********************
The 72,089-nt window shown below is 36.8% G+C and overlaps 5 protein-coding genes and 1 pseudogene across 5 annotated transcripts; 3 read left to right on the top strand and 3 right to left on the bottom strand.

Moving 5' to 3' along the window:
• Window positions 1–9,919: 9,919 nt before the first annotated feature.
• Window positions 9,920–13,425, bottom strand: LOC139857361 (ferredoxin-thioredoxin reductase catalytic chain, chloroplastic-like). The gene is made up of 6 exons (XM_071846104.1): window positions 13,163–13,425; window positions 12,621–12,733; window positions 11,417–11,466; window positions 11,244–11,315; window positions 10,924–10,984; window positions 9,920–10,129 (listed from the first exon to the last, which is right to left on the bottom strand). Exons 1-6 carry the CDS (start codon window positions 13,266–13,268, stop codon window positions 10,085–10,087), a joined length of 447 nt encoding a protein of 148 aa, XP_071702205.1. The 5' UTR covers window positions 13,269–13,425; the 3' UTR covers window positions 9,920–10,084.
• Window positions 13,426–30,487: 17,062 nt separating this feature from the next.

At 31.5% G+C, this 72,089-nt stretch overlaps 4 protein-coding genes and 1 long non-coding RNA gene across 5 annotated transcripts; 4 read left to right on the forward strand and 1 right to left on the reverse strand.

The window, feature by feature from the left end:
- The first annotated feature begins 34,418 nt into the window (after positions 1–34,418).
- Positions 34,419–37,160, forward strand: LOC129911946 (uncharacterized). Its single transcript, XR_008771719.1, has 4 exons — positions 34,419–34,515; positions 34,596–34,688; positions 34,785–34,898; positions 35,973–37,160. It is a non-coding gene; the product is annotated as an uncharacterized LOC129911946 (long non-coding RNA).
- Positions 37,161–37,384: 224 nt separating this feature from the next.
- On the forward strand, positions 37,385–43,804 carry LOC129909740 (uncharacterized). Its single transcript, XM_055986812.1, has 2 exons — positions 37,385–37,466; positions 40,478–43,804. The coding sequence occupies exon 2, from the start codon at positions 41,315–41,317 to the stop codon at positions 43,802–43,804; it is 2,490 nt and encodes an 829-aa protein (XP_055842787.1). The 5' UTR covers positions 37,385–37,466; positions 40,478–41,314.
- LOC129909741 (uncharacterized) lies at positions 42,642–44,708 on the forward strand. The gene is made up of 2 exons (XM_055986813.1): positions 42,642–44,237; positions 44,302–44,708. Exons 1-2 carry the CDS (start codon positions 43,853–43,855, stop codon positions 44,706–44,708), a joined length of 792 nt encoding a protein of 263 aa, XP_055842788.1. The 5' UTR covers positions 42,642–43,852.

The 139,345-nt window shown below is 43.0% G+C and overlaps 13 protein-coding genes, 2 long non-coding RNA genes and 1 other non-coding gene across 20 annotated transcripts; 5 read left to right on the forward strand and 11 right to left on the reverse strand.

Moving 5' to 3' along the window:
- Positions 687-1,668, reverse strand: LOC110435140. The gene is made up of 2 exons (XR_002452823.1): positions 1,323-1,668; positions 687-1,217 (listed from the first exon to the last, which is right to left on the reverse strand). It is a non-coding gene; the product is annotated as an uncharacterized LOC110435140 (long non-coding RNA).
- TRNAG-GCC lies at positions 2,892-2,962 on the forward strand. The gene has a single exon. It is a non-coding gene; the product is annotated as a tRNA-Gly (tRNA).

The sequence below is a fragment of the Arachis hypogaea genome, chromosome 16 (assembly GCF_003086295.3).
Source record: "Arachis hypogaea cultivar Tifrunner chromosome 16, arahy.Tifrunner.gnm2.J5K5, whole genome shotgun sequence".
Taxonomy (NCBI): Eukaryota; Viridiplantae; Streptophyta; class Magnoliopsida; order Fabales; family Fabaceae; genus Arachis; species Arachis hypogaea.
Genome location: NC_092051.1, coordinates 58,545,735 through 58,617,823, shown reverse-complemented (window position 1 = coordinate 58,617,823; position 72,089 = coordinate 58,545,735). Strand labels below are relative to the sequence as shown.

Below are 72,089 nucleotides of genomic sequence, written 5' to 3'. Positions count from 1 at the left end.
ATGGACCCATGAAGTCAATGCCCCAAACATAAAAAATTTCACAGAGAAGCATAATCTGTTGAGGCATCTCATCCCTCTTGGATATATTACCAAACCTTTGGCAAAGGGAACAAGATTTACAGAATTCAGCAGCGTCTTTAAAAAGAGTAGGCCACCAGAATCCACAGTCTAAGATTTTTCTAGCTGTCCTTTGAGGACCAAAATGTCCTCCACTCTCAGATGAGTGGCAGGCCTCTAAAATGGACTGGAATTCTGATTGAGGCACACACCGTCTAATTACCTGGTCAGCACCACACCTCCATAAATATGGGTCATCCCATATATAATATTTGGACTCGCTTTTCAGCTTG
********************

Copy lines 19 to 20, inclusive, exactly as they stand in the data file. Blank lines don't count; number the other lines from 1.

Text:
Taxonomy (NCBI): Eukaryota; Viridiplantae; Streptophyta; class Magnoliopsida; order Fabales; family Fabaceae; genus Arachis; species Arachis hypogaea.
Genome location: NC_092051.1, coordinates 58,545,735 through 58,617,823, shown reverse-complemented (window position 1 = coordinate 58,617,823; position 72,089 = coordinate 58,545,735). Strand labels below are relative to the sequence as shown.